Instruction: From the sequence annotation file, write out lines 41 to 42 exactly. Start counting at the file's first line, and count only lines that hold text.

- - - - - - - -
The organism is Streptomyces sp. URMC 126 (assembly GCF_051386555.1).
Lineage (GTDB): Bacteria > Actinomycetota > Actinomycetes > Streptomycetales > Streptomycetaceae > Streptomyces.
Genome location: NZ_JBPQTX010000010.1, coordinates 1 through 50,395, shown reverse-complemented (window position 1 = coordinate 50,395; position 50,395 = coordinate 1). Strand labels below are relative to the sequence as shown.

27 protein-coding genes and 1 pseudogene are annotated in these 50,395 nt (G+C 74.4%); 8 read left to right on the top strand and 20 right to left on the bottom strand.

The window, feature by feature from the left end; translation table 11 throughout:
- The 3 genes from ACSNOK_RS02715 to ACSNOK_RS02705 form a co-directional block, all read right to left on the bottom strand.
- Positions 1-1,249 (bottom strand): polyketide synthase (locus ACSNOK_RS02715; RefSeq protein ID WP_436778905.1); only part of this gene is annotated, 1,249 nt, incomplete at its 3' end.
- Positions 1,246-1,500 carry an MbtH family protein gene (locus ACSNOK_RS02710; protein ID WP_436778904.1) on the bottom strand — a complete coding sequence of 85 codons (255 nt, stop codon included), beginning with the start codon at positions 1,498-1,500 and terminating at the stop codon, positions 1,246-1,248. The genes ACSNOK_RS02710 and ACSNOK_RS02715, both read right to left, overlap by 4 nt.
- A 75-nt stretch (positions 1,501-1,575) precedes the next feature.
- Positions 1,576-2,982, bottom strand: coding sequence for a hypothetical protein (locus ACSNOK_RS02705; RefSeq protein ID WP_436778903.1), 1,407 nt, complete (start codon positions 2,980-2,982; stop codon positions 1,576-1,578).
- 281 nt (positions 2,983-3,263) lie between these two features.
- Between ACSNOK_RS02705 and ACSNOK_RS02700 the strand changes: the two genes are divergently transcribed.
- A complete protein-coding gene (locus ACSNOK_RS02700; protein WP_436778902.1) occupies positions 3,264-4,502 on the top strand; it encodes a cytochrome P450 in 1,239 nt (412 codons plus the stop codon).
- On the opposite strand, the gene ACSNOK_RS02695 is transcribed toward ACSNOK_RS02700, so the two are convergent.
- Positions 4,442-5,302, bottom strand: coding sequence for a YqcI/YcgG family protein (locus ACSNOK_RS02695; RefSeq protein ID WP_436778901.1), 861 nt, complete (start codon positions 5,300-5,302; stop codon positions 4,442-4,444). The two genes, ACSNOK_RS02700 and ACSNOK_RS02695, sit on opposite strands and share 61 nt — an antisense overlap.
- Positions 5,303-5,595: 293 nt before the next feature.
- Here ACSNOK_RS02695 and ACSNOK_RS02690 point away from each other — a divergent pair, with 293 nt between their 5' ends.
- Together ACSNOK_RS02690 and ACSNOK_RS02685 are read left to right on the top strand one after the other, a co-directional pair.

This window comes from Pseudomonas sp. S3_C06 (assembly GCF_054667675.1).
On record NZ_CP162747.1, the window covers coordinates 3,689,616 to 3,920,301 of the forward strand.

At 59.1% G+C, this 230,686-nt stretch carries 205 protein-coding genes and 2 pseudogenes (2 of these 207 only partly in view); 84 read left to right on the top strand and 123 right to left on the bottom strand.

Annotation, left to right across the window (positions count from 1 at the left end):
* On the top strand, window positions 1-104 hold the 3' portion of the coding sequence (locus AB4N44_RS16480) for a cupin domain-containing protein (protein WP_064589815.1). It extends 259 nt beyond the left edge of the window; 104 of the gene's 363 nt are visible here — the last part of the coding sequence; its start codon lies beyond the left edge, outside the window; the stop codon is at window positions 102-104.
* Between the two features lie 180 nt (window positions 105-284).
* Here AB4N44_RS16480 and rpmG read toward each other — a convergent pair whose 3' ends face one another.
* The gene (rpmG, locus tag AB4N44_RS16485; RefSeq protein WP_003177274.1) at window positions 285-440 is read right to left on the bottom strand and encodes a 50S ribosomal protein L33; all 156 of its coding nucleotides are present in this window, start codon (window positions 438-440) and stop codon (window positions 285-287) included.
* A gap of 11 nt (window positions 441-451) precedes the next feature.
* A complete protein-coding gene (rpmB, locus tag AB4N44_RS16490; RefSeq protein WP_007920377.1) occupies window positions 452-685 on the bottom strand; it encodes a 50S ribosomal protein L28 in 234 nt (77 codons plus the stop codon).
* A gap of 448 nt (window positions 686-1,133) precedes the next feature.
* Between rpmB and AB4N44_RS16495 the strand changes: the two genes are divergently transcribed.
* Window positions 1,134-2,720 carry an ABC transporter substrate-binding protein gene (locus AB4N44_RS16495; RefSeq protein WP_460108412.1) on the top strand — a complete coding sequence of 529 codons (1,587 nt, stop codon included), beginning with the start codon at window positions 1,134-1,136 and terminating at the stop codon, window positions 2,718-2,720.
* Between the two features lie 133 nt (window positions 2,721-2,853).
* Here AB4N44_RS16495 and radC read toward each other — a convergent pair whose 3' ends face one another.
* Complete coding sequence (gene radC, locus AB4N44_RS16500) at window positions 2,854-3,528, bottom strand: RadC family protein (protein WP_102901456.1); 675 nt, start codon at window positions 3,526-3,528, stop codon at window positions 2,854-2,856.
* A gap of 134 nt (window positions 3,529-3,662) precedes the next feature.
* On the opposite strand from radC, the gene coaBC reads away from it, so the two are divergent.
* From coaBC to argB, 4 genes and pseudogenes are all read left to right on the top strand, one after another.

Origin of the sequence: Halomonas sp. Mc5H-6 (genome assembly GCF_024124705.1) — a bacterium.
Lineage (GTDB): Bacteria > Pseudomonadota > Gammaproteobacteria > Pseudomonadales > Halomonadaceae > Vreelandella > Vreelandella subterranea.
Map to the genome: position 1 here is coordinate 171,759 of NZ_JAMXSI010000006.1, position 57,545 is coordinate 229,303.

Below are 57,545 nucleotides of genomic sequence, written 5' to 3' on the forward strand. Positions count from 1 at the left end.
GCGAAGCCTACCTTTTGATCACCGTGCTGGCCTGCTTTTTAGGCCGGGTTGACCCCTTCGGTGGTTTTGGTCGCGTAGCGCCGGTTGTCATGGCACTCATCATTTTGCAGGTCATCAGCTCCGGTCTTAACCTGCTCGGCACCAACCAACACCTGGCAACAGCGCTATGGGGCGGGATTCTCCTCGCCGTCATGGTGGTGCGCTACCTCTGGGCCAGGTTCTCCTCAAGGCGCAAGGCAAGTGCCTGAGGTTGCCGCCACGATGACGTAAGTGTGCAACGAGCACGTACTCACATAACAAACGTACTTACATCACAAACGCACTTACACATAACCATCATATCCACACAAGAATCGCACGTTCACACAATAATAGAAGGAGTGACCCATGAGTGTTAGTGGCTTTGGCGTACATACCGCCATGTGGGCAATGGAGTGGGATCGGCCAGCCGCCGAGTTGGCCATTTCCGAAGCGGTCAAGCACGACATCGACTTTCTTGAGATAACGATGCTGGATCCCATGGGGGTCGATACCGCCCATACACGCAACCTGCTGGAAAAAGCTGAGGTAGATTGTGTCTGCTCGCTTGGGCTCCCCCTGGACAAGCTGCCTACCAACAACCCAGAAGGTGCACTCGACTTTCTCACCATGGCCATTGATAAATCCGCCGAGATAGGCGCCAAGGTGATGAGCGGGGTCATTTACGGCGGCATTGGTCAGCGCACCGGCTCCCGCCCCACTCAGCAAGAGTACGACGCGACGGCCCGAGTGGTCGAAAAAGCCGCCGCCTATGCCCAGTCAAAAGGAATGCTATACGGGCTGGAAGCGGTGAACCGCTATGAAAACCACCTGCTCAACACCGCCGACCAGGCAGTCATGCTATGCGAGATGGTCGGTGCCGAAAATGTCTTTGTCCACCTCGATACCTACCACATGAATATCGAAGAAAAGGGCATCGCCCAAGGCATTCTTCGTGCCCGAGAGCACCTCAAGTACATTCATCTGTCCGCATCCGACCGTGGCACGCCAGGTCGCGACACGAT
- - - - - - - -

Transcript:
Below are 57,545 nucleotides of genomic sequence, written 5' to 3' on the forward strand. Positions count from 1 at the left end.
GCGAAGCCTACCTTTTGATCACCGTGCTGGCCTGCTTTTTAGGCCGGGTTGACCCCTTCGGTGGTTTTGGTCGCGTAGCGCCGGTTGTCATGGCACTCATCATTTTGCAGGTCATCAGCTCCGGTCTTAACCTGCTCGGCACCAACCAACACCTGGCAACAGCGCTATGGGGCGGGATTCTCCTCGCCGTCATGGTGGTGCGCTACCTCTGGGCCAGGTTCTCCTCAAGGCGCAAGGCAAGTGCCTGAGGTTGCCGCCACGATGACGTAAGTGTGCAACGAGCACGTACTCACATAACAAACGTACTTACATCACAAACGCACTTACACATAACCATCATATCCACACAAGAATCGCACGTTCACACAATAATAGAAGGAGTGACCCATGAGTGTTAGTGGCTTTGGCGTACATACCGCCATGTGGGCAATGGAGTGGGATCGGCCAGCCGCCGAGTTGGCCATTTCCGAAGCGGTCAAGCACGACATCGACTTTCTTGAGATAACGATGCTGGATCCCATGGGGGTCGATACCGCCCATACACGCAACCTGCTGGAAAAAGCTGAGGTAGATTGTGTCTGCTCGCTTGGGCTCCCCCTGGACAAGCTGCCTACCAACAACCCAGAAGGTGCACTCGACTTTCTCACCATGGCCATTGATAAATCCGCCGAGATAGGCGCCAAGGTGATGAGCGGGGTCATTTACGGCGGCATTGGTCAGCGCACCGGCTCCCGCCCCACTCAGCAAGAGTACGACGCGACGGCCCGAGTGGTCGAAAAAGCCGCCGCCTATGCCCAGTCAAAAGGAATGCTATACGGGCTGGAAGCGGTGAACCGCTATGAAAACCACCTGCTCAACACCGCCGACCAGGCAGTCATGCTATGCGAGATGGTCGGTGCCGAAAATGTCTTTGTCCACCTCGATACCTACCACATGAATATCGAAGAAAAGGGCATCGCCCAAGGCATTCTTCGTGCCCGAGAGCACCTCAAGTACATTCATCTGTCCGCATCCGACCGTGGCACGCCAGGTCGCGACACGAT